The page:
The Opinion – Travel Etiquette

the opinion : travel etiquette

presse agent Karen Cleveland

travel is what you make of it. there’s a lovely old adage that if life is a book, not venturing abroad is akin to not turning to the next page.  and while i’m a firm proponent that jumping on a last-minute flight going  anywhere is always a great idea, spending some time gussying up on your destination’s customs can make the difference between being a tourist and really traveling.

travel etiquette basics

1. make friends with Google Translate

  • a humble attempt at a few sentences, regardless of how mispronounced they might be, will earn far more points than slowly repeating yourself with expansive gestures in English. try. just try. practice saying the basics like “hello”, “good bye”, “please”, “thank you” and, “can you help me”. it is also helpful to be able to ask whether someone speaks English in the language that you’re addressing them in.

2. friendly, but not sloppy

  • some languages have formal and informal variants (like “tú” and “usted” in Spanish) so take care not to be too casual. likewise, “ciao” is often reserved for close relations. erring on the side of grammatical formality shows a respect for the language and place you’re visiting, and that you’ve brushed up a bit – both ingratiating qualities.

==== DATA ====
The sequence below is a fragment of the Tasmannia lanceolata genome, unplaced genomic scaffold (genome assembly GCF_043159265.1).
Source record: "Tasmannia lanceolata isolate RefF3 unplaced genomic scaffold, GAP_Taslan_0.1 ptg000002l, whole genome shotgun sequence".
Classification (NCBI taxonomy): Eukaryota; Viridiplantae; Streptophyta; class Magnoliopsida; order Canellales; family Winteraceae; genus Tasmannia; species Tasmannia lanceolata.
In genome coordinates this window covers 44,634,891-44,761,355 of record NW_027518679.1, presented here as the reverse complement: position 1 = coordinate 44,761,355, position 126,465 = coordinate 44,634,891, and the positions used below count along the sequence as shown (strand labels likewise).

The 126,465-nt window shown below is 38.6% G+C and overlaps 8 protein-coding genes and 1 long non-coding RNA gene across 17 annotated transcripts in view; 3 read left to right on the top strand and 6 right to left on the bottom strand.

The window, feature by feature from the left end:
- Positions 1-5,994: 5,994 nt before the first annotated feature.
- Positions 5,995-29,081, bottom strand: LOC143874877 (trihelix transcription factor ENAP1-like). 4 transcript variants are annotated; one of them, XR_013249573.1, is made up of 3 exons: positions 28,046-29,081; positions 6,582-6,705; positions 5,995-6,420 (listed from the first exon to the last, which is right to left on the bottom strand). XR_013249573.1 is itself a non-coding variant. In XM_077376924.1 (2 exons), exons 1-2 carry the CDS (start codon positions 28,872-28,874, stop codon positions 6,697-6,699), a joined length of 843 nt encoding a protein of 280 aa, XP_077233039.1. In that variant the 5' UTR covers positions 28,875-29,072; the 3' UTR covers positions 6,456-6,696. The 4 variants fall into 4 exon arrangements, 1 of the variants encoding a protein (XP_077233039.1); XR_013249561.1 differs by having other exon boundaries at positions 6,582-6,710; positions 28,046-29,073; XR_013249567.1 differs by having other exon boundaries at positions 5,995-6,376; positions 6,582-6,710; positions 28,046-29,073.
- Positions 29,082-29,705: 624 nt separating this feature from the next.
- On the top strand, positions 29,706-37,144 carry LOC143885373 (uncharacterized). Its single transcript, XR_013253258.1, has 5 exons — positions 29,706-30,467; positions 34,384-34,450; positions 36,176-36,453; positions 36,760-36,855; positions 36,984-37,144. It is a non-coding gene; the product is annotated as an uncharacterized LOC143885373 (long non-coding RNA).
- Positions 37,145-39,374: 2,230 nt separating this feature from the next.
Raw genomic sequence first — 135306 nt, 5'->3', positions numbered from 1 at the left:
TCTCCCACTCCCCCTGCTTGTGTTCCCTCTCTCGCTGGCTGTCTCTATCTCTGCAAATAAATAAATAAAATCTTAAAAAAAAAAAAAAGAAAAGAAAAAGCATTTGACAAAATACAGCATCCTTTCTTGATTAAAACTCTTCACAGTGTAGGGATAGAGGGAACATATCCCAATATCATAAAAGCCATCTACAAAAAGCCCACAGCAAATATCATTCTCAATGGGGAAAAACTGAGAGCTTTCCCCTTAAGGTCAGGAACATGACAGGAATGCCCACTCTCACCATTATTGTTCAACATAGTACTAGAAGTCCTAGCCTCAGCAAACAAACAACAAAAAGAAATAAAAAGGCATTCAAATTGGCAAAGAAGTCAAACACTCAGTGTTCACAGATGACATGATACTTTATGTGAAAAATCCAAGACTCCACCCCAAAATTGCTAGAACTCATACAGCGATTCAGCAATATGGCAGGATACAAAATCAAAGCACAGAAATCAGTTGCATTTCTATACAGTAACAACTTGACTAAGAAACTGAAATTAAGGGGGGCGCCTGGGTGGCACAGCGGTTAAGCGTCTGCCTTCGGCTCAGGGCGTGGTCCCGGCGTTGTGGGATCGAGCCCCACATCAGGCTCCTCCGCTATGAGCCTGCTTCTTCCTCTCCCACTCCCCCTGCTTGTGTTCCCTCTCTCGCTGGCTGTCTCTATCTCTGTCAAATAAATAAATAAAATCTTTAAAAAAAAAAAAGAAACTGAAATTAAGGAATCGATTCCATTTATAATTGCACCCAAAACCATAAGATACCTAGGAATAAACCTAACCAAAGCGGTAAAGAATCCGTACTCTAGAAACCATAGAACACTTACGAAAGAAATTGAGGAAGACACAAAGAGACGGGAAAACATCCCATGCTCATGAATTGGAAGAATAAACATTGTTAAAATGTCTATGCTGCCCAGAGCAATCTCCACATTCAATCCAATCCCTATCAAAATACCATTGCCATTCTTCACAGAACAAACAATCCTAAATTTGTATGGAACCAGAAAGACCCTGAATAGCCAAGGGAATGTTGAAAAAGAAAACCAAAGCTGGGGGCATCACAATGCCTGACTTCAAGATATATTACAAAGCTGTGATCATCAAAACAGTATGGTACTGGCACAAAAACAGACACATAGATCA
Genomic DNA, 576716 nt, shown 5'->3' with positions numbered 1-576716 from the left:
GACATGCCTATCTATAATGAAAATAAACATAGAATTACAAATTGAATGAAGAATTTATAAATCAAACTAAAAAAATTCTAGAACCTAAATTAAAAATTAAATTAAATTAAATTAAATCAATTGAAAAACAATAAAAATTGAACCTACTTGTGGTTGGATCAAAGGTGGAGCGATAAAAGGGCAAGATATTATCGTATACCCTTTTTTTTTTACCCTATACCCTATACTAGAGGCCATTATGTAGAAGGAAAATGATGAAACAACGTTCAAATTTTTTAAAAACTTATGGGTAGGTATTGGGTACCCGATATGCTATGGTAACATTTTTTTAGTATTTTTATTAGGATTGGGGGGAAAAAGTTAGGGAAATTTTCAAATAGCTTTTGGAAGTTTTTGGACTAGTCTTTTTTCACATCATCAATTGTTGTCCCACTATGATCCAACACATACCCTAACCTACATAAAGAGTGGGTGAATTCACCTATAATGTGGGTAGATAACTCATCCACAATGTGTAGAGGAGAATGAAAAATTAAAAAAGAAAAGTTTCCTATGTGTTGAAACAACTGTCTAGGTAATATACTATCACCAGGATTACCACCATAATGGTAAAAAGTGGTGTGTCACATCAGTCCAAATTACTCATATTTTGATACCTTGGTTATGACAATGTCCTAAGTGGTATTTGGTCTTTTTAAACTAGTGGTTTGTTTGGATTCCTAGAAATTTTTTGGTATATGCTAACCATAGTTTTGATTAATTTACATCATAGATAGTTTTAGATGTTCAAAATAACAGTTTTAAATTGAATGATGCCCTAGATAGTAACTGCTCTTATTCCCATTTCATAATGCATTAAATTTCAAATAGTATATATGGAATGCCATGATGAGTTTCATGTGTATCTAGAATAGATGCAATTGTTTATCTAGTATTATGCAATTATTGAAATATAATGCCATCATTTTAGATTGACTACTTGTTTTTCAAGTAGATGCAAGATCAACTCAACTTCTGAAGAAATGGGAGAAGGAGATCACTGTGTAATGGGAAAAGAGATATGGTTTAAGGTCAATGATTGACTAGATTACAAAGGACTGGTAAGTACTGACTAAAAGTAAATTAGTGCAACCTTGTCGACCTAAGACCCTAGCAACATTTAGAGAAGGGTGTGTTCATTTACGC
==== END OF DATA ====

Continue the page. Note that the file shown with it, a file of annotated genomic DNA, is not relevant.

3. nuances and customs

  • maps and fanny packs aren’t the only things that scream “tourist”. abide by local conventions, whether it is keeping arms and legs covered in sacred places, or respecting requests not to take photos. eating and drinking like a local will also help you settle into an authentic experience, so take your cues from where and how they dine.

4. be curious

  • fortune favours the bold, so when traveling, balance your sense of respect with a voracious curiosity. most locals love to answer questions about their homeland, particularly when they are thoughtful, sincere and asked by someone genuinely interested in understanding their culture. you’ll gain insights and make memories from chatting up a local that you would never glean by reading a travel guide.

based in Toronto, Karen Cleveland tackles all things etiquette, from the traditional to the taboo. follow her on Twitter @SchoolFinishing & visit

(First appeared in The Travel Presse, May 2012)